Hurricane Maria floods Dominican Republic, Puerto Rico

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Hurricane Maria thrashed parts of the Dominican Republic Thursday after making a direct hit on Puerto Rico that caused severe flooding and cut power to the entire island.
Men walk past damaged homes after the passage of Hurricane Maria, in San Juan, Puerto Rico, on Sept 20, 2017. PHOTO: AFP

SAN JUAN (REUTERS) - Deadly Hurricane Maria flooded parts of the Dominican Republic as it grazed past on Thursday (Sept 21) and dumped more heavy rain on the US territory of Puerto Rico after destroying buildings and knocking out power to the entire island.

The second major hurricane to rage through the Caribbean this month, Maria has killed at least 17 people and devastated several small islands, including St Croix in the US Virgin Islands and Dominica.

Maria was carrying sustained winds of up to 195kmh as it moved north-west away from the Dominican Republic on a track that would take it near the Turks and Caicos Islands and the southeastern Bahamas on Thursday night and Friday, the US National Hurricane Centre said in a 2pm ET (2am on Friday, Singapore time) advisory.

The hurricane had been ranked a Category 4 storm, near the top of the five-step Saffir-Simpson scale, with winds of up to 250kmh, when it plowed into Puerto Rico on Wednesday as the strongest storm to hit the island in nearly 90 years.

Officials in Puerto Rico, home to 3.4 million people, were still assessing the extent of the damage. US President Donald Trump told reporters the storm "totally obliterated" the island.

Puerto Rico Governor Ricardo Rossello said there was one death reported so far, a man struck by a piece of lumber hurled by high winds.

"It's nothing short of a major disaster," he said in a CNN interview, adding it might take months for the island's electricity to be completely restored. He imposed a dusk-to-dawn curfew that runs through Saturday.

The storm hit at a time of financial troubles in Puerto Rico, which is facing the largest municipal debt crisis in US history. The team of judges overseeing the Puerto Rican government's bankruptcy has advised involved parties to put legal proceedings on hold indefinitely as the island recovers from the damage, a source familiar with the legal proceedings said on Thursday.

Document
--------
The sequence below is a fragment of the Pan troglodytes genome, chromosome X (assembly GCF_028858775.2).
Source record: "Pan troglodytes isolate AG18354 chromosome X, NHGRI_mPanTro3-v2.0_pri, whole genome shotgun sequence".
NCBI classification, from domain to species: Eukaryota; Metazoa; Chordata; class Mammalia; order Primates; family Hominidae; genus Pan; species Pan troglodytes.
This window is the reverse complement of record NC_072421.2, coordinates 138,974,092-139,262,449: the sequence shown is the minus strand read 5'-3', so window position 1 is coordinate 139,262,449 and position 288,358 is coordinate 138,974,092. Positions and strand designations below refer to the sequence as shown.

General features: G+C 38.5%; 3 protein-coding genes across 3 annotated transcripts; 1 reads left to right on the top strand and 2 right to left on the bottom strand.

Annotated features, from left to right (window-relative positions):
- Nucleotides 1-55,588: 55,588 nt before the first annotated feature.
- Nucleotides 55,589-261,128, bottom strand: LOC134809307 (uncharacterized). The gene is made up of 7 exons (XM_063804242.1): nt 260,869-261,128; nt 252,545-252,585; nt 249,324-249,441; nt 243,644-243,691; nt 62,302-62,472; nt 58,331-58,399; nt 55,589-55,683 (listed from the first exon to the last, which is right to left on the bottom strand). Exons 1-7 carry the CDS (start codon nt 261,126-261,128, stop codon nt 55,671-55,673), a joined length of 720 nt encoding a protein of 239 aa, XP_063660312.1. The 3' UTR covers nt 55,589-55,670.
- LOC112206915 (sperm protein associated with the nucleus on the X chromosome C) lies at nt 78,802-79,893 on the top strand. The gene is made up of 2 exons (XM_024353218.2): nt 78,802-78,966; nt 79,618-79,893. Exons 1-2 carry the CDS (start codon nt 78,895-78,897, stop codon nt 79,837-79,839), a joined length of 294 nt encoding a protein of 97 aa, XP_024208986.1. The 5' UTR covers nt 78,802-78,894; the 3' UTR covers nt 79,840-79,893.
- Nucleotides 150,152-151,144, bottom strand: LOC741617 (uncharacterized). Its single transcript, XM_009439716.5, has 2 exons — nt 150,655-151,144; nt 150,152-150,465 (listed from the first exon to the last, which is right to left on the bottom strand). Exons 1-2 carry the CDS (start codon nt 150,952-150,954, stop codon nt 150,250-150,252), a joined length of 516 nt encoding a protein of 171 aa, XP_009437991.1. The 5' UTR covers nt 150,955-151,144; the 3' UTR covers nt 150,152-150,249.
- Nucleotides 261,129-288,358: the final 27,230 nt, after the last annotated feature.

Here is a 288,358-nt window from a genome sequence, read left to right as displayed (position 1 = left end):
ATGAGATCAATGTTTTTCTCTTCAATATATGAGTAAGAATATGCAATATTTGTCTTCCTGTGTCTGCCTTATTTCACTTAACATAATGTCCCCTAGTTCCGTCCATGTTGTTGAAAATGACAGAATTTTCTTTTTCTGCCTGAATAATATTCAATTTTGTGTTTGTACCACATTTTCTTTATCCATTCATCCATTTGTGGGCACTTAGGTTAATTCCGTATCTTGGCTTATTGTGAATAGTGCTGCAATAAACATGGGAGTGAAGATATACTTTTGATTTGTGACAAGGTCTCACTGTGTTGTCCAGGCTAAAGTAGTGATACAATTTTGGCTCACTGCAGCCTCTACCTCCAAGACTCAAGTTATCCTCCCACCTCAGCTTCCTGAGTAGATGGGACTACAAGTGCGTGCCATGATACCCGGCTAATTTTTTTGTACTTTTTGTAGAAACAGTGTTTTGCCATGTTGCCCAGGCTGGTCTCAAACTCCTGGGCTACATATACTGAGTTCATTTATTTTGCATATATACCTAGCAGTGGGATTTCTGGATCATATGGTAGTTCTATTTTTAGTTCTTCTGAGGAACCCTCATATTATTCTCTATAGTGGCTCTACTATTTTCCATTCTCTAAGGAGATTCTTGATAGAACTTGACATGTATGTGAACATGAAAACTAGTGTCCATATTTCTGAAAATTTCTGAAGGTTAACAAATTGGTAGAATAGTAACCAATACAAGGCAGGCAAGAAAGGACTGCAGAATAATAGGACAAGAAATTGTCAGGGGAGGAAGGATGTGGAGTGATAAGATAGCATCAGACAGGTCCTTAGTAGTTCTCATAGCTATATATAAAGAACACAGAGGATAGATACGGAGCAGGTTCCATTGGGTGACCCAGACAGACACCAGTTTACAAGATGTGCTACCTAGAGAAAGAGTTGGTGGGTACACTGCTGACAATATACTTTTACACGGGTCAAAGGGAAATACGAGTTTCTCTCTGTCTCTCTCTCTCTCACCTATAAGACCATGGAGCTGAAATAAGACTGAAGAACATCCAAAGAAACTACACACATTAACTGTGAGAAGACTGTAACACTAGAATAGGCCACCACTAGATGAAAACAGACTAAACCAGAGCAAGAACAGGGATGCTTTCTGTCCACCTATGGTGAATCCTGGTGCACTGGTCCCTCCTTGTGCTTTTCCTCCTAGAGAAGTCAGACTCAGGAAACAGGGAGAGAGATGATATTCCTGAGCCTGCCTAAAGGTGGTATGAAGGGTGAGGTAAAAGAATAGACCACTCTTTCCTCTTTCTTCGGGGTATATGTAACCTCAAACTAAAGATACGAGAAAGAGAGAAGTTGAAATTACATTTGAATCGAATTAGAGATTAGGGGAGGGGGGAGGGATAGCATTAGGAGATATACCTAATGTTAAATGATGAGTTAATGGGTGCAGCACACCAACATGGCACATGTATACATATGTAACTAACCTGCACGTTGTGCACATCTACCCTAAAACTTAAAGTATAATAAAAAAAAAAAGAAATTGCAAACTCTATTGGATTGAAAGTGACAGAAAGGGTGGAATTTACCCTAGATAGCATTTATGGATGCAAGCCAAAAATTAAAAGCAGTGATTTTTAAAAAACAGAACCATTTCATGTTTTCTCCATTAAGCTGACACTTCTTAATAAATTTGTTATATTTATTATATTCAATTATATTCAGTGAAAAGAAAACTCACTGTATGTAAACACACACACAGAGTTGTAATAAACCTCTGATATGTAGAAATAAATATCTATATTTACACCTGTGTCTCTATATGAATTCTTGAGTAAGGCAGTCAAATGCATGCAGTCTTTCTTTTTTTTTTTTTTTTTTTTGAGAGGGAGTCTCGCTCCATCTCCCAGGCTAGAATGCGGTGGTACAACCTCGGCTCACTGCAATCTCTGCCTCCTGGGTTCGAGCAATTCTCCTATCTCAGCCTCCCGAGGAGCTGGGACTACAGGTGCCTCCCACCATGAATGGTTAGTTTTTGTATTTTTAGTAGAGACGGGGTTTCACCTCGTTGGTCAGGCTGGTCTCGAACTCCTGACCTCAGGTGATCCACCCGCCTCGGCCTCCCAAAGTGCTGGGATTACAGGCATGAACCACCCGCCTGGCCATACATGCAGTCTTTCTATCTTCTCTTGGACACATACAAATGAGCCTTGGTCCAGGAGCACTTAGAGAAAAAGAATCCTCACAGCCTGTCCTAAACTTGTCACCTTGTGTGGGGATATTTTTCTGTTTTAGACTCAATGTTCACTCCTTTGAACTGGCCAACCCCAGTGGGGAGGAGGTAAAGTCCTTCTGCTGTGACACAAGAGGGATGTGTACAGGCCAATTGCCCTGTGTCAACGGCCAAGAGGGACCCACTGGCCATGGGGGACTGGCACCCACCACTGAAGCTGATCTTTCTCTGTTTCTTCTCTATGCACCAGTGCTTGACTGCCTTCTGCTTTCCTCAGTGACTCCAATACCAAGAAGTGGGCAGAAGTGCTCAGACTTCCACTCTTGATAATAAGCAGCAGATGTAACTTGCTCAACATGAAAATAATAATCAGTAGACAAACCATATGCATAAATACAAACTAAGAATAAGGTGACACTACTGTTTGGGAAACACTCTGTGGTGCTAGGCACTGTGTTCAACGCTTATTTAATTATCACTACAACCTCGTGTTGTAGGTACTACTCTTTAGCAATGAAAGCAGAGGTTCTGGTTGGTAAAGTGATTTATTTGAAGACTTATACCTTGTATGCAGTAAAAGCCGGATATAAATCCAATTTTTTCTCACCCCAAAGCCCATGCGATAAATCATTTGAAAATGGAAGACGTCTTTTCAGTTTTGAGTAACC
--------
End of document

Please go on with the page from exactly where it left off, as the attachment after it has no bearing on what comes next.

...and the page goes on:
In the historic heart of the island's capital San Juan, which has a fort and buildings from the Spanish colonial era, the storm left a litter of debris.

Aiden Short, 28, a debris management worker from London, said he had headed to the British Virgin Islands to help clean up the devastation of Hurricane Irma when Maria trapped him in San Juan.

"I was supposed to have come as a professional, but now I've just had to weather the storm," Short said. "But now it looks like I might be useful here."


All of Puerto Rico was under a flash flood warning early on Thursday as the tail end of the storm could bring another 10-20cm of rain on Thursday, bringing the storm's total to 89cm in parts of the island, the NHC said.

The government did not yet have an estimate of how many homes and businesses were destroyed by the storm. But authorities expected to see more people go to shelters on Thursday as they realised how badly their homes were hit, said Pedro Cerame, a spokesman for Rossello.

Thousands went to government shelters before and during the storm.

Maria passed close by the US Virgin Island of St Croix early on Wednesday as a rare and powerful Category 5 storm, knocking out electricity and most mobile phone service across the island, said Keva Muller, a spokeswoman for the emergency operations command on St Thomas. Most radio stations were down and many roads were blocked.

Governor Kenneth Mapp was due to inspect damage by helicopter on Thursday. Just two weeks ago, Hurricane Irma pounded the territory's northern islands, St Thomas and St John.

As many as 70 per cent of buildings on St Croix, which has a population of about 55,000 people, were damaged, said Holland Redfield, who served six terms in the US Virgin Islands senate.

In the Dominican Republic, winds knocked out power to almost all northern areas, Emergency Operations Centre coordinator Ernesto Perez told reporters.

Strong winds and rains were lashing the northern shore. "The tin roofs of some houses were ripped away," said Juan Carlos Castro Hernandez, assistant district attorney for Puerto Plata, in the north-east of the country.

By Thursday afternoon, Maria was about 215km south-east of Grand Turk island, the NHC said, and it could strengthen somewhat over the coming day or so, the centre said.

It currently looked unlikely to hit the continental United States.

Maria was a rare Category 5 storm when it struck Dominica on Monday night, damaging about 95 per cent of the roofs on the island, the UN Office for the Coordination of Humanitarian Affairs said. At least 14 people died, CNN quoted Charles Jong, a spokesman for Dominica prime minister's office, as saying.

Two people were killed in the French territory of Guadeloupe.

The US and British Virgin Islands were also hit this month by Irma, which ranked as one of the most powerful Atlantic storms on record. It left a trail of destruction in several Caribbean islands and Florida, killing at least 84 people.

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